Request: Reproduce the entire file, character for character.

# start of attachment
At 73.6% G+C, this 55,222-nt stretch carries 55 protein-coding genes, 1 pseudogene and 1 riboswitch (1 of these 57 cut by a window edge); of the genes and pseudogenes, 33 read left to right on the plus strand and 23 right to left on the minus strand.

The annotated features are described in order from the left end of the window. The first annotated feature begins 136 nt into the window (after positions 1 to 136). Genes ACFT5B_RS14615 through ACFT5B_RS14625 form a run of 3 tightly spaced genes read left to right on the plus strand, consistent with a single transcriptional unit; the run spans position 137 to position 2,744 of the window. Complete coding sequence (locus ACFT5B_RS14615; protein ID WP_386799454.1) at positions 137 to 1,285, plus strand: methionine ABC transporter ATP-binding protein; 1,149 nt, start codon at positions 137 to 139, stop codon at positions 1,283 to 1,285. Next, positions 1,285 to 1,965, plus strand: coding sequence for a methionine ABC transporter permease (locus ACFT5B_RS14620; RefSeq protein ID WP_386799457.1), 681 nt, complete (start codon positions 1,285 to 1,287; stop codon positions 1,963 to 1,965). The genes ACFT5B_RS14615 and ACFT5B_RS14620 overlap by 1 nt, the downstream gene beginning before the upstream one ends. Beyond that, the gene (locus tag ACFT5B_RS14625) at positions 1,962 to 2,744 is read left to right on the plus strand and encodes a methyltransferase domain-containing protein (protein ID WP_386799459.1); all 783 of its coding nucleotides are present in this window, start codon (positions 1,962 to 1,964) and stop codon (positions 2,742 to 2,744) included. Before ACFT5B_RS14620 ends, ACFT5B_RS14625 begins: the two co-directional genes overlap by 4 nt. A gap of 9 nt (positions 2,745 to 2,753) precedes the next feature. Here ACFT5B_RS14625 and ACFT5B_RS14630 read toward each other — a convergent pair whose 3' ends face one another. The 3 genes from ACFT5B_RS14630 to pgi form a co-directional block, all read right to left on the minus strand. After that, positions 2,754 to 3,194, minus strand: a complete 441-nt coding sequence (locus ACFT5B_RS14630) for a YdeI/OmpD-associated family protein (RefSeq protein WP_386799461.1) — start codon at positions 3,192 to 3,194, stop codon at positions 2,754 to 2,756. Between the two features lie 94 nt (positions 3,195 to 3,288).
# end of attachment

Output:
At 73.6% G+C, this 55,222-nt stretch carries 55 protein-coding genes, 1 pseudogene and 1 riboswitch (1 of these 57 cut by a window edge); of the genes and pseudogenes, 33 read left to right on the plus strand and 23 right to left on the minus strand.

The annotated features are described in order from the left end of the window. The first annotated feature begins 136 nt into the window (after positions 1 to 136). Genes ACFT5B_RS14615 through ACFT5B_RS14625 form a run of 3 tightly spaced genes read left to right on the plus strand, consistent with a single transcriptional unit; the run spans position 137 to position 2,744 of the window. Complete coding sequence (locus ACFT5B_RS14615; protein ID WP_386799454.1) at positions 137 to 1,285, plus strand: methionine ABC transporter ATP-binding protein; 1,149 nt, start codon at positions 137 to 139, stop codon at positions 1,283 to 1,285. Next, positions 1,285 to 1,965, plus strand: coding sequence for a methionine ABC transporter permease (locus ACFT5B_RS14620; RefSeq protein ID WP_386799457.1), 681 nt, complete (start codon positions 1,285 to 1,287; stop codon positions 1,963 to 1,965). The genes ACFT5B_RS14615 and ACFT5B_RS14620 overlap by 1 nt, the downstream gene beginning before the upstream one ends. Beyond that, the gene (locus tag ACFT5B_RS14625) at positions 1,962 to 2,744 is read left to right on the plus strand and encodes a methyltransferase domain-containing protein (protein ID WP_386799459.1); all 783 of its coding nucleotides are present in this window, start codon (positions 1,962 to 1,964) and stop codon (positions 2,742 to 2,744) included. Before ACFT5B_RS14620 ends, ACFT5B_RS14625 begins: the two co-directional genes overlap by 4 nt. A gap of 9 nt (positions 2,745 to 2,753) precedes the next feature. Here ACFT5B_RS14625 and ACFT5B_RS14630 read toward each other — a convergent pair whose 3' ends face one another. The 3 genes from ACFT5B_RS14630 to pgi form a co-directional block, all read right to left on the minus strand. After that, positions 2,754 to 3,194, minus strand: a complete 441-nt coding sequence (locus ACFT5B_RS14630) for a YdeI/OmpD-associated family protein (RefSeq protein WP_386799461.1) — start codon at positions 3,192 to 3,194, stop codon at positions 2,754 to 2,756. Between the two features lie 94 nt (positions 3,195 to 3,288).